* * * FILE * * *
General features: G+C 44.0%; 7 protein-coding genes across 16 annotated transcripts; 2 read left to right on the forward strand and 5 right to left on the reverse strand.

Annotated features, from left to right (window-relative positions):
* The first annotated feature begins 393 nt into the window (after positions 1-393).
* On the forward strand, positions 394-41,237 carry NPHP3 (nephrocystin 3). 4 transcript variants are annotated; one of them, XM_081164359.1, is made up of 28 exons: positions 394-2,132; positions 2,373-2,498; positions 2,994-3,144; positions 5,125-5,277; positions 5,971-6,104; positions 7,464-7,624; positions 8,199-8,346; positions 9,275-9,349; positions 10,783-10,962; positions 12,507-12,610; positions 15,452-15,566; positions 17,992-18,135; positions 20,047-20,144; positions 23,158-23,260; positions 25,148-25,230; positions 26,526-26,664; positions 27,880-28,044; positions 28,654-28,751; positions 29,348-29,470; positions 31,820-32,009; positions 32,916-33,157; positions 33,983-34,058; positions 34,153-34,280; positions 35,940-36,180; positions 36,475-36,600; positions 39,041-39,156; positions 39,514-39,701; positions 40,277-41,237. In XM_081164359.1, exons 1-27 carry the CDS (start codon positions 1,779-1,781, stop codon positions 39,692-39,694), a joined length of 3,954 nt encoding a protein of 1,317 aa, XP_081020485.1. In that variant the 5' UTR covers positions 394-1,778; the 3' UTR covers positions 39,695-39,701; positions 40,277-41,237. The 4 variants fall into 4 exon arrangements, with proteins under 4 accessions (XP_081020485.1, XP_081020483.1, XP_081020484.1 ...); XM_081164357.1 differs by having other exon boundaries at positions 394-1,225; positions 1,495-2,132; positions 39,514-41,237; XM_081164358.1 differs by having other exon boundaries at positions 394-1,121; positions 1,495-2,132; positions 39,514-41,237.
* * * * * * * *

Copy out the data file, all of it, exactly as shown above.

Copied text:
General features: G+C 44.0%; 7 protein-coding genes across 16 annotated transcripts; 2 read left to right on the forward strand and 5 right to left on the reverse strand.

Annotated features, from left to right (window-relative positions):
* The first annotated feature begins 393 nt into the window (after positions 1-393).
* On the forward strand, positions 394-41,237 carry NPHP3 (nephrocystin 3). 4 transcript variants are annotated; one of them, XM_081164359.1, is made up of 28 exons: positions 394-2,132; positions 2,373-2,498; positions 2,994-3,144; positions 5,125-5,277; positions 5,971-6,104; positions 7,464-7,624; positions 8,199-8,346; positions 9,275-9,349; positions 10,783-10,962; positions 12,507-12,610; positions 15,452-15,566; positions 17,992-18,135; positions 20,047-20,144; positions 23,158-23,260; positions 25,148-25,230; positions 26,526-26,664; positions 27,880-28,044; positions 28,654-28,751; positions 29,348-29,470; positions 31,820-32,009; positions 32,916-33,157; positions 33,983-34,058; positions 34,153-34,280; positions 35,940-36,180; positions 36,475-36,600; positions 39,041-39,156; positions 39,514-39,701; positions 40,277-41,237. In XM_081164359.1, exons 1-27 carry the CDS (start codon positions 1,779-1,781, stop codon positions 39,692-39,694), a joined length of 3,954 nt encoding a protein of 1,317 aa, XP_081020485.1. In that variant the 5' UTR covers positions 394-1,778; the 3' UTR covers positions 39,695-39,701; positions 40,277-41,237. The 4 variants fall into 4 exon arrangements, with proteins under 4 accessions (XP_081020485.1, XP_081020483.1, XP_081020484.1 ...); XM_081164357.1 differs by having other exon boundaries at positions 394-1,225; positions 1,495-2,132; positions 39,514-41,237; XM_081164358.1 differs by having other exon boundaries at positions 394-1,121; positions 1,495-2,132; positions 39,514-41,237.